Thousands of Israelis rallied outside Prime Minister Benjamin Netanyahu’s residence in Jerusalem on Saturday as anger mounted over corruption allegations and his handling of the coronavirus crisis.
People take part in a performance as part of a protest against Israeli Prime Minister Benjamin Netanyahu's alleged corruption and economic hardship stemming from lockdown during the coronavirus disease (COVID-19) crisis, near his residence in Jerusalem August 8, 2020. REUTERS/Ronen Zvulun“Your time is up”, read the giant letters projected on to a building at the protest site, as demonstrators waved Israeli flags and called on Netanyahu to resign over what they say is his failure to protect jobs and businesses affected by the pandemic.
The protest movement has intensified in recent weeks, with critics accusing Netanyahu of being distracted by a corruption case against him. He denies wrongdoing.
Netanyahu, who was sworn in for a fifth term in May after a closely fought election, has accused the protesters of trampling democracy and the Israeli media of encouraging dissent.
Netanyahu’s right-wing Likud party on Saturday called the protests “left-wing riots” and accused Israel’s popular Channel 12 news of “doing everything it can to encourage the far-left demonstrations” of the premier’s opponents.
“Netanyahu is fighting to get Israel’s economy back to normal and to trasnfer funds and grants to Israeli citizens,” Likud said in a statement posted to Netanyahu’s Twitter page.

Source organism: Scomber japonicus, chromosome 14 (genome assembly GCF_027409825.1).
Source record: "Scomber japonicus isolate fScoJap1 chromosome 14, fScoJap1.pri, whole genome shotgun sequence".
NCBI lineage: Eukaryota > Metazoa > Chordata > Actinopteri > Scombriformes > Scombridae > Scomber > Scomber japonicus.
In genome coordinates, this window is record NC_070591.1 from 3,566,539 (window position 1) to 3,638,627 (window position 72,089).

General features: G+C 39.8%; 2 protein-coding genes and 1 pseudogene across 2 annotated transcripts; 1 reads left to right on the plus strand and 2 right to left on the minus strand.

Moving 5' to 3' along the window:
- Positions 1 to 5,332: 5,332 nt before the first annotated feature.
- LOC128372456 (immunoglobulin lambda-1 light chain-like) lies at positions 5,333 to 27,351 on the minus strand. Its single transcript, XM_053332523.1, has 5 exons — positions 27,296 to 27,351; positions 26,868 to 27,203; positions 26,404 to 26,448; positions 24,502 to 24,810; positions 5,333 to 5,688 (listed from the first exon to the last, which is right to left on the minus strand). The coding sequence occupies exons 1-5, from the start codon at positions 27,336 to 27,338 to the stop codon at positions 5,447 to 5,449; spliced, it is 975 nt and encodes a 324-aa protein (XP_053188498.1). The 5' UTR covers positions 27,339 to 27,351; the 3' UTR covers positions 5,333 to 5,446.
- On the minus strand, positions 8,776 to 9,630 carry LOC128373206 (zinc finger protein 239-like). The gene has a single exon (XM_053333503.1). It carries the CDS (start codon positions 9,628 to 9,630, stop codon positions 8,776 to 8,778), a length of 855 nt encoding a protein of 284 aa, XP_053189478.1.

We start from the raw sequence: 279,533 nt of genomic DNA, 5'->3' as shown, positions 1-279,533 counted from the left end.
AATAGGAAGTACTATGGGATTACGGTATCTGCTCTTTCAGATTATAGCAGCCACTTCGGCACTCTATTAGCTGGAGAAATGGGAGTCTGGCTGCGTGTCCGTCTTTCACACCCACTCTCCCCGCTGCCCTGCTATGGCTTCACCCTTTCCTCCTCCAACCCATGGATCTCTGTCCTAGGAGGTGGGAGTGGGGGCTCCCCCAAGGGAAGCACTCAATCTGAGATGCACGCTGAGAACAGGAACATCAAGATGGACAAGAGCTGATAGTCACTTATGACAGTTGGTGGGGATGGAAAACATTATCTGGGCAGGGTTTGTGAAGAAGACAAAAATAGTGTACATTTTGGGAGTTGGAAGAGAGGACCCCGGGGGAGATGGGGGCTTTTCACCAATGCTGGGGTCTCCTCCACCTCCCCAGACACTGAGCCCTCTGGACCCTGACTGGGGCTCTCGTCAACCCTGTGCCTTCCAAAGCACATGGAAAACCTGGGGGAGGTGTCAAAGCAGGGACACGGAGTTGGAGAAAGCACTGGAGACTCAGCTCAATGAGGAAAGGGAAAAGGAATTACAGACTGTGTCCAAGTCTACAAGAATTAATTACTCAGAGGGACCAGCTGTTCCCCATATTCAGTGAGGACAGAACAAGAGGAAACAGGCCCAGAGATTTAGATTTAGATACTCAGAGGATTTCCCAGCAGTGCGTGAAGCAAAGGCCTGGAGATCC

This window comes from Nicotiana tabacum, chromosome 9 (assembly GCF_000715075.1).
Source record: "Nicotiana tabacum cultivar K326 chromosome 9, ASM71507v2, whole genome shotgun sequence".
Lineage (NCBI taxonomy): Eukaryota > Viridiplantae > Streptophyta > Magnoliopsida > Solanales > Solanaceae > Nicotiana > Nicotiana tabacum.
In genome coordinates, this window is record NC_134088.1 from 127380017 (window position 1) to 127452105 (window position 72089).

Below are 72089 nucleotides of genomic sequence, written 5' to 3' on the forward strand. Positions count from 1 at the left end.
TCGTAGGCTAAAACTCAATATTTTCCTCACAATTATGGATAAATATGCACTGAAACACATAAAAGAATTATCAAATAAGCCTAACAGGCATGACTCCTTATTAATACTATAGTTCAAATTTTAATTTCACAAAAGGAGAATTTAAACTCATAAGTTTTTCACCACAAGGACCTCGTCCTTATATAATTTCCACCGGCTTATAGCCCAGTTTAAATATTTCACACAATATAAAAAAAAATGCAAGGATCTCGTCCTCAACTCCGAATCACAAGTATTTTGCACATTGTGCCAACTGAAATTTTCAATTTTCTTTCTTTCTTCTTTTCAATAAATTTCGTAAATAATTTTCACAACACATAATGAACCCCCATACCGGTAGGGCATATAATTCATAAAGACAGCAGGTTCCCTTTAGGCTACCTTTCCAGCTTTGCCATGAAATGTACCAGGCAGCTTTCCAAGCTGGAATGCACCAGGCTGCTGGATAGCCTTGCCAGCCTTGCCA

Protests have stretched beyond Netanyahu’s official residence in Jerusalem, with many Israelis gathering on bridges and highway junctions across the country.
On a busy highway overpass north of Israel’s commercial hub of Tel Aviv, demonstrators waved black flags and chanted slogans while cars honked their horns from the road below.
One protester, Yael, said she had lost her job at a Tel Aviv restaurant and that government aid has been slow to come.
“You’d think that a once-in-a-lifetime crisis like this would push Netanyahu to act, and it hasn’t. Enough is enough,” she said, declining to give her last name.
Israel in May lifted a partial lockdown that had flattened an infection curve. But a second surge of COVID-19 cases and ensuing restrictions have seen Netanyahu’s approval ratings plunge to under 30%.
Many restrictions have since been lifted to revive business activity, but unemployment hovers at 21.5% and the economy is expected to contract 6% in 2020.